Our estimate of predator efficiency is limited by this difficulty of quantifying the number of prey consumed per predator, as well as by the decay of prey DNA in predator gut (0 detection rate after 72 hours). However, our approach allows at least a relative estimate of prey numbers per spider species. The more prey consumed, the more CNTF remains in the gut of the spiders25. We quantitatively detected the target fragment of E. vitis remains in the gut of four dominant spider species in tea plantation, and compared the residual minimum number of E. vitis in individual spider guts. We found that the average of residual minimum number of E. vitis in E. albaria gut (0.63 ± 0.05) was significantly greater than those of any other common spider species. The number of prey DNA copies in spider guts result from an interplay of ambient temperature, prey number, prey size, and time since ingestion51 and thus these estimates are approximate. However, while our methods do not establish the number of consumed prey, they do allow a meaningful comparison of the relative importance of various predators by comparing the residual minimum number of E. vitis in the guts of individual predators. We find clear statistical differences in the average of residual minimum number of E. vitis in individual spider guts, indicating differences in number of prey, and these numbers are highest for our targeted biological control species. Clearly then, the consumption of this prey is a frequent and likely important part of the E. albaria daily diet. In turn, frequent predation on the pest by majority of prey individuals suggests that the spider is a significant predator of E. vitis meriting further research of its potential as a part of an IPM52.

PCR is a sensitive method for gene amplification, even capable of amplification from a single target molecule53. It is, however, susceptible to many interference factors, such as PCR inhibitors, that can lead to amplification-failure29. Design of modern DNA extraction and purification kits have greatly reduced this problem and furthermore, simply diluting the concentration of the DNA template has proven to be an easy and effective approach to overcoming PCR inhibition29. Our experiments have also demonstrated that diluting the concentration of the DNA template could effectively overcome the occurrence of the false-negatives (Fig. S2). Wang et al.28 had detected the effect of different background DNA of predators by using target prey DNA diluted in water and in the genomic DNA mixture of starved predator species. The result indicated that background DNA does not affect amplification. Our experiments have also demonstrated that different background DNA of four dominant spider species does not affect amplification of target fragment of E. vitis (Table S3). This suggests the current RQ-PCR protocol may be very effective in target identification of gut contents. Additionally, in order to ensure the fidelity and reliability of the assay, each DNA sample should assay in triplicate54, and a non-template control (without any nucleic acid), a negative control (without target DNA), and a positive control (including target DNA), should be contained in each PCR run. In this study, three sub-samples yielded the consistent results, indicating that the assay is highly reliable and reproducible.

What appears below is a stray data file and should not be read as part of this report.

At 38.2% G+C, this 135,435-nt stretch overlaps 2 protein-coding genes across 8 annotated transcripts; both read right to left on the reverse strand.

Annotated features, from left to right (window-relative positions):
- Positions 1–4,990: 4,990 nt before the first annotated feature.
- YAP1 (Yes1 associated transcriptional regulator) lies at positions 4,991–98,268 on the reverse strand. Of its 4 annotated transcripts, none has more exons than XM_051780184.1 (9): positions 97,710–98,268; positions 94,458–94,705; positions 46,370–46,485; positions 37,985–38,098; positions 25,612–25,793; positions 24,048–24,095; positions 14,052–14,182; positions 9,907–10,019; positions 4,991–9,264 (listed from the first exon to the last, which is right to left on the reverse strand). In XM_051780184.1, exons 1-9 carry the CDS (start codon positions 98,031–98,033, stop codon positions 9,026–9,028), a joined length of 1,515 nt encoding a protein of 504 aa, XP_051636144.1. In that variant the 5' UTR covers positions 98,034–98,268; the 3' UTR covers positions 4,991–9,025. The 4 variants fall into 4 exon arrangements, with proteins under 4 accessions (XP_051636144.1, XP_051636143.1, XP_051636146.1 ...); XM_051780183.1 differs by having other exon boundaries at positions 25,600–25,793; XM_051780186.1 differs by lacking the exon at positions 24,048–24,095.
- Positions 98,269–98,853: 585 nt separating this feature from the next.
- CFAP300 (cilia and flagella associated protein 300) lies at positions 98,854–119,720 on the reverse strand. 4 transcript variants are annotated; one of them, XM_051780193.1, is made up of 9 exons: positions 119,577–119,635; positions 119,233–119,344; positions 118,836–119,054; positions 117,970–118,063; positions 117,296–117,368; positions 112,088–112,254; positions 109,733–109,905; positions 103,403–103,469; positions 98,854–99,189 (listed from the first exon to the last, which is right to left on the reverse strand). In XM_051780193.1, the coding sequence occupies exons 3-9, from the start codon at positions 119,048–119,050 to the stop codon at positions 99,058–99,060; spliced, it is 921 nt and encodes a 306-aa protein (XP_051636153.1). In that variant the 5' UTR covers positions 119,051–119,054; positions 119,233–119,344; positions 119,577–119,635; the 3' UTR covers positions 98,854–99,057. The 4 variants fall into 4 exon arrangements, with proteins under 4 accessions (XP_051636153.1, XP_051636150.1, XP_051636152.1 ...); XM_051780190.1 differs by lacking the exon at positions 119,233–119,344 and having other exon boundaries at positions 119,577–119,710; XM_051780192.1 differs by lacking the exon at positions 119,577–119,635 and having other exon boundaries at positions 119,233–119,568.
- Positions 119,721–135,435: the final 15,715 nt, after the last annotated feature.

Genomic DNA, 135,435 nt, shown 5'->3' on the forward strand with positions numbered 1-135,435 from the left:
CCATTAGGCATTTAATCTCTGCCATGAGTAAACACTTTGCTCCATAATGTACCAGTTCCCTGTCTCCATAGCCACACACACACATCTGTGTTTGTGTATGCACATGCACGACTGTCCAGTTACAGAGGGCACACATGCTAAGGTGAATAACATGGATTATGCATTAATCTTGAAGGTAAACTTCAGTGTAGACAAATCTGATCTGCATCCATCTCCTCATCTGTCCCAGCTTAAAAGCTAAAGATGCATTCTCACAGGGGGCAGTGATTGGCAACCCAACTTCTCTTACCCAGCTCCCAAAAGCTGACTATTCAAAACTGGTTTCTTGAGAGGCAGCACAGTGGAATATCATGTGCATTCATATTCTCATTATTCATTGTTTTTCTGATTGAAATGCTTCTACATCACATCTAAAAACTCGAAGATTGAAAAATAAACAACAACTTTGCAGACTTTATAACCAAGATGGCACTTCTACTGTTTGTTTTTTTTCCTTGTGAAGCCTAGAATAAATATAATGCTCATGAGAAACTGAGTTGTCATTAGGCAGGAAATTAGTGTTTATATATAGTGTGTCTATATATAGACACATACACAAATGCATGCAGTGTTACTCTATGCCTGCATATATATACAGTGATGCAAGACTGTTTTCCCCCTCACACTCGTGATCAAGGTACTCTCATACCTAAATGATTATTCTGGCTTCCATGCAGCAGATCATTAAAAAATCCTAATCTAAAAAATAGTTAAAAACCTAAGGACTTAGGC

Determining the relationship between predator and prey and the potential role a predator may play in pests control in the field is important55, 56. It is also significant studying the trophic niche of predators as they can be feeding on multiple types of prey. Molecular approaches provide useful tools for determining the dietary breadth of such predators. Petráková et al.57 has studied on the trophic niche of Ammoxenus amphalodes (Araneae, Ammoxenidae) using Next Generation Sequencing (NGS), and revealing that A. amphalodes is a specialist termite-eating spider, only capturing Hodotermes mossambicus (Isoptera, Hodotermitidae) as its food. Such approaches using NGS would be the natural next step in determining the dietary breadth of the main predators identified in Chinese crop fields.

Methods

Collection of samples

The study was carried out in Wang Dazhen tea plantation which is located near Xianning city, Hubei province, China (114.352°E, 29.953°N). E. vitis is a dominant species of tea pests, in this area. The total area of the studied tea plantation is about 6.5 ha. with parallel rows of tea plants about 100 m long and 1 m apart. During the sampling period, no insecticide was applied in the tea plantation.

The spiders and pest were collected on dry days, and each sampling period lasted at least seven days (three times a month), with the same person in tea plantation from September 2012 to August 2013. A total of 30 transects, separated by at least 10 m were sampled every time, with three sampling sites randomly chosen at each transect separated by at least 15 m. A total of 90 sites were randomly collected each sampling period using an insect net (diameter: 40 cm) under tea canopies, and beating the canopies ten times with a stick. The number of E. vitis was counted, and all spiders were individually put in 1.5 mL microcentrifuge tubes with 100% ethanol, kept on ice until returning to the laboratory and later stored at −80 °C.